Local Peritonectomy Highly Attracts Free Floating Intraperitoneal Colorectal Tumour Cells in a Rat ModelKönigsrainer I.1,* · Zieker D.1,* · Beckert S.1 · von Weyhern C.2 · Löb S.1 · Falch C.1 · Brücher B.L.1 · Königsrainer A.1 · Glatzle J.1
1Department of General-, Visceral- and Transplant Surgery,2Department of Pathology, University of Tübingen,*equally contributing authors
Department of Surgery, University of Tübingen
Hoppe-Seyler-Strasse 3, 72076 Tübingen (Germany)
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Background/Aims: Intraperitoneal free cancer cells are associated with a higher risk of recurrence and a poorer prognosis in colorectal surgery. Tumour recurrence may occur early after surgery. One potential mechanism is the ability of peritoneal lesions to attract tumour cells. Methods: In Wag-Rija rats, the parietal peritoneum was resected on a defined area, a corresponding control area was marked in the same rat and colorectal tumour cells (CC531) were applied into the abdomen after surgery. Tissue was harvested 6 or 9 days after surgery to evaluate intra-abdominal tumour growth. Additionally tumour cells were applied 2 weeks after peritoneal resection to investigate tumour growth in a healed area of peritonectomy. Specimens were evaluated for macroscopic tumour spread, weight of the abdominal wall and maximal tumour thickness. Results: Macroscopic tumour spread, weight of the abdominal wall and maximal tumour thickness were significantly increased within the area of peritonectomy after both 6 and 9 days compared to the control area. However, only macroscopic tumour expansion was significantly increased in the healed area of peritonectomy. Conclusion: Peritoneal defects may play an important role in the pathogenesis of tumour implantation and might have some impact on tumour recurrence. The peritoneal damage should be kept as low as possible.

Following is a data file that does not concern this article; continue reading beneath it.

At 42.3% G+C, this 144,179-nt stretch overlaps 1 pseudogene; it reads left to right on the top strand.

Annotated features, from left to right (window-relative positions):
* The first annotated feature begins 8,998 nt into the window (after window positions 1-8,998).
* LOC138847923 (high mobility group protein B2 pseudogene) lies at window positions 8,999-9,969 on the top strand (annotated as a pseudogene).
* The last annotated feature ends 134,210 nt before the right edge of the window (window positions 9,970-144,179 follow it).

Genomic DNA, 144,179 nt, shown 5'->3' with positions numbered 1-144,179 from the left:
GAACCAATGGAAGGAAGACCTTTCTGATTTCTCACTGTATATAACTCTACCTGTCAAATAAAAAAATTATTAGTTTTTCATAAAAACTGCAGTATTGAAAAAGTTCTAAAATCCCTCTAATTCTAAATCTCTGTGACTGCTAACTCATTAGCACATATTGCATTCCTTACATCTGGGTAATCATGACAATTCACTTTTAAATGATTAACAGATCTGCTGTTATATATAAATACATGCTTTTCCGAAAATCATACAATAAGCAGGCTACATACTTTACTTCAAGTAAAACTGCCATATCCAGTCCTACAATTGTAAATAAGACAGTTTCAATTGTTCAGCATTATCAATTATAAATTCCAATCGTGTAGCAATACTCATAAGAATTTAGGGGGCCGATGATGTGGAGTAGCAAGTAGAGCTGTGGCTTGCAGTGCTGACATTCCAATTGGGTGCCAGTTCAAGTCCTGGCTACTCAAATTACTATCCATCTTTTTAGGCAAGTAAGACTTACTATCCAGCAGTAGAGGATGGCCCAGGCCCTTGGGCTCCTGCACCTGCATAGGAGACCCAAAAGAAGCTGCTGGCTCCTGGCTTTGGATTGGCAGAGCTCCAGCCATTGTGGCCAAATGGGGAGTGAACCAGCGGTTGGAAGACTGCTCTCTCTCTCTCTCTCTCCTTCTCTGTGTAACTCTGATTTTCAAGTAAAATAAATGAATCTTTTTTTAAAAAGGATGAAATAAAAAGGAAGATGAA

© 2009 S. Karger AG, Basel
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